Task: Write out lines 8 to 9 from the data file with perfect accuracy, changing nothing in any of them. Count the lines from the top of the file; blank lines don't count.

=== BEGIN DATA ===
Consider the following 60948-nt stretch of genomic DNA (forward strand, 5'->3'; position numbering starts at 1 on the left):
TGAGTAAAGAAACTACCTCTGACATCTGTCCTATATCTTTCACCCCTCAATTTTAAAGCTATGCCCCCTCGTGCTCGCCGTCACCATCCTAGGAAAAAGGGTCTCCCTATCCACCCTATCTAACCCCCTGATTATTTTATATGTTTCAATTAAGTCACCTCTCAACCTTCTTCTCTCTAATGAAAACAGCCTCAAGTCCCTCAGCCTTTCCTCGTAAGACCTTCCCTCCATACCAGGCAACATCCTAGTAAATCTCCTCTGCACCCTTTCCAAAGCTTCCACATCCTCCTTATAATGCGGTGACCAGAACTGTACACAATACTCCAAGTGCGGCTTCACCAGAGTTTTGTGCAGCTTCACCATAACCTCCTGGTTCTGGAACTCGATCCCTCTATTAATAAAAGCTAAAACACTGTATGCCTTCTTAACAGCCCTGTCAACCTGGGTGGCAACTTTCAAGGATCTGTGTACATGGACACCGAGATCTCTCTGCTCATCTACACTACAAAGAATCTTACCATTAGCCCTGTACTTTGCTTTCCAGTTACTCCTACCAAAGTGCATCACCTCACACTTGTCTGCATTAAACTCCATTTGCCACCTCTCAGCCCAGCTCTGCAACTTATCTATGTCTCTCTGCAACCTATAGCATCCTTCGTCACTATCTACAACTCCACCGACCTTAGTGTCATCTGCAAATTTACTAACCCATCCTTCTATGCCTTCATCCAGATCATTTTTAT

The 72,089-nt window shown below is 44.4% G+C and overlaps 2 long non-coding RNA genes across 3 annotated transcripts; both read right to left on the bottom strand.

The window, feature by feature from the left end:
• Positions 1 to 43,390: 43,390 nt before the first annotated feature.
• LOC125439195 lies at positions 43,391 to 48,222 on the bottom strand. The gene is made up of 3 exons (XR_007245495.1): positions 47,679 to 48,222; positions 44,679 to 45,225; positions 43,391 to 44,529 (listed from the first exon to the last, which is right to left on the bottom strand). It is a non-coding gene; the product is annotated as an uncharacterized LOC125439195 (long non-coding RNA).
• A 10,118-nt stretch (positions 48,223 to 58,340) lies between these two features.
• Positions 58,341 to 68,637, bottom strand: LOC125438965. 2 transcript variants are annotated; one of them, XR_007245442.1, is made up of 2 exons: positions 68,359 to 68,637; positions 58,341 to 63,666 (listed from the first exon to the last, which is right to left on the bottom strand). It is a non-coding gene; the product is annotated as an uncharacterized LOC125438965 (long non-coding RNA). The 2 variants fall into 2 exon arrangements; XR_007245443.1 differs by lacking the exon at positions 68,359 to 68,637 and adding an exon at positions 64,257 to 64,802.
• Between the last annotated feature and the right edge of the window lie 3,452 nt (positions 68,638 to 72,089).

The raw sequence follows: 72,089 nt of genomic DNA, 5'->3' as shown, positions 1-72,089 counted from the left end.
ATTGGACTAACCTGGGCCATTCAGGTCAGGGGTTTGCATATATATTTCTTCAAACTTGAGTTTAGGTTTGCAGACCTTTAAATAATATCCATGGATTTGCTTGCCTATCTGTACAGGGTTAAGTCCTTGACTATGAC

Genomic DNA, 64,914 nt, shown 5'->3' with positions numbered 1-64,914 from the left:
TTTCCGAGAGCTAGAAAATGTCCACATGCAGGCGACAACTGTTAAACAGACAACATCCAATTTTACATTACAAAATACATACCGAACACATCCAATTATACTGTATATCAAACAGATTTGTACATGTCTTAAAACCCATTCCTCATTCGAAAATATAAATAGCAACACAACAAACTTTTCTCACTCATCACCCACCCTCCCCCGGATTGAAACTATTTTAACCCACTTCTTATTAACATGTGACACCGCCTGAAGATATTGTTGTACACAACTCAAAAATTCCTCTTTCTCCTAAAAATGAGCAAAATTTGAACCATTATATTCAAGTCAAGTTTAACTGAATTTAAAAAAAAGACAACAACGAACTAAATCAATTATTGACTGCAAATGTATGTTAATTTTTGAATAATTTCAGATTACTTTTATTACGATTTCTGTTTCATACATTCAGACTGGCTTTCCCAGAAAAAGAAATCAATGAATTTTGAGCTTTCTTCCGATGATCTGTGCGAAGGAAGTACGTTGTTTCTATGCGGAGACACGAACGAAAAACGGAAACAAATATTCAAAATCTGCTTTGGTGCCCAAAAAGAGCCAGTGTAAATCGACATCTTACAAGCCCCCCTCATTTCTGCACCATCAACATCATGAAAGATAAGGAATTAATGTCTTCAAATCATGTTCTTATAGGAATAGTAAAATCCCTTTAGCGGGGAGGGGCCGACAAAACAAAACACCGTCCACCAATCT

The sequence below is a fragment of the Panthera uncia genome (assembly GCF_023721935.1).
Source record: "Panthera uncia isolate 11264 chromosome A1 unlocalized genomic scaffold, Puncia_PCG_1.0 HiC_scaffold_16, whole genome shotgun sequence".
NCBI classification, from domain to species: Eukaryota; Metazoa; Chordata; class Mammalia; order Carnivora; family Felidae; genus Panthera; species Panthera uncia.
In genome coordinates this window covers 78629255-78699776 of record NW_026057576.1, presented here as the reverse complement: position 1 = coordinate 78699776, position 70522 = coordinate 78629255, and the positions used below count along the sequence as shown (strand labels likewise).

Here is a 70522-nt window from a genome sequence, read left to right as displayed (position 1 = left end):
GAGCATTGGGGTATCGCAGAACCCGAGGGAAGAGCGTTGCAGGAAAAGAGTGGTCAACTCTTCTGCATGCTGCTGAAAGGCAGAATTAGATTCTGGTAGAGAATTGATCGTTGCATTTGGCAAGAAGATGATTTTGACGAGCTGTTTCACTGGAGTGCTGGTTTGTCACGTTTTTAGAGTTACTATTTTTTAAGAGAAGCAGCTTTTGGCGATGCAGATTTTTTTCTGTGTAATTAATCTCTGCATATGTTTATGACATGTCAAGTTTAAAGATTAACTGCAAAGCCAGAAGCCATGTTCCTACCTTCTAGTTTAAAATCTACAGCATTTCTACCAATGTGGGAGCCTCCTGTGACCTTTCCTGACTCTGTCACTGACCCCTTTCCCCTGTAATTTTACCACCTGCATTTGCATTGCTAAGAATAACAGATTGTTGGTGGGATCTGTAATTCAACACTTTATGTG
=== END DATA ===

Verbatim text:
• Positions 58,341 to 68,637, bottom strand: LOC125438965. 2 transcript variants are annotated; one of them, XR_007245442.1, is made up of 2 exons: positions 68,359 to 68,637; positions 58,341 to 63,666 (listed from the first exon to the last, which is right to left on the bottom strand). It is a non-coding gene; the product is annotated as an uncharacterized LOC125438965 (long non-coding RNA). The 2 variants fall into 2 exon arrangements; XR_007245443.1 differs by lacking the exon at positions 68,359 to 68,637 and adding an exon at positions 64,257 to 64,802.
• Between the last annotated feature and the right edge of the window lie 3,452 nt (positions 68,638 to 72,089).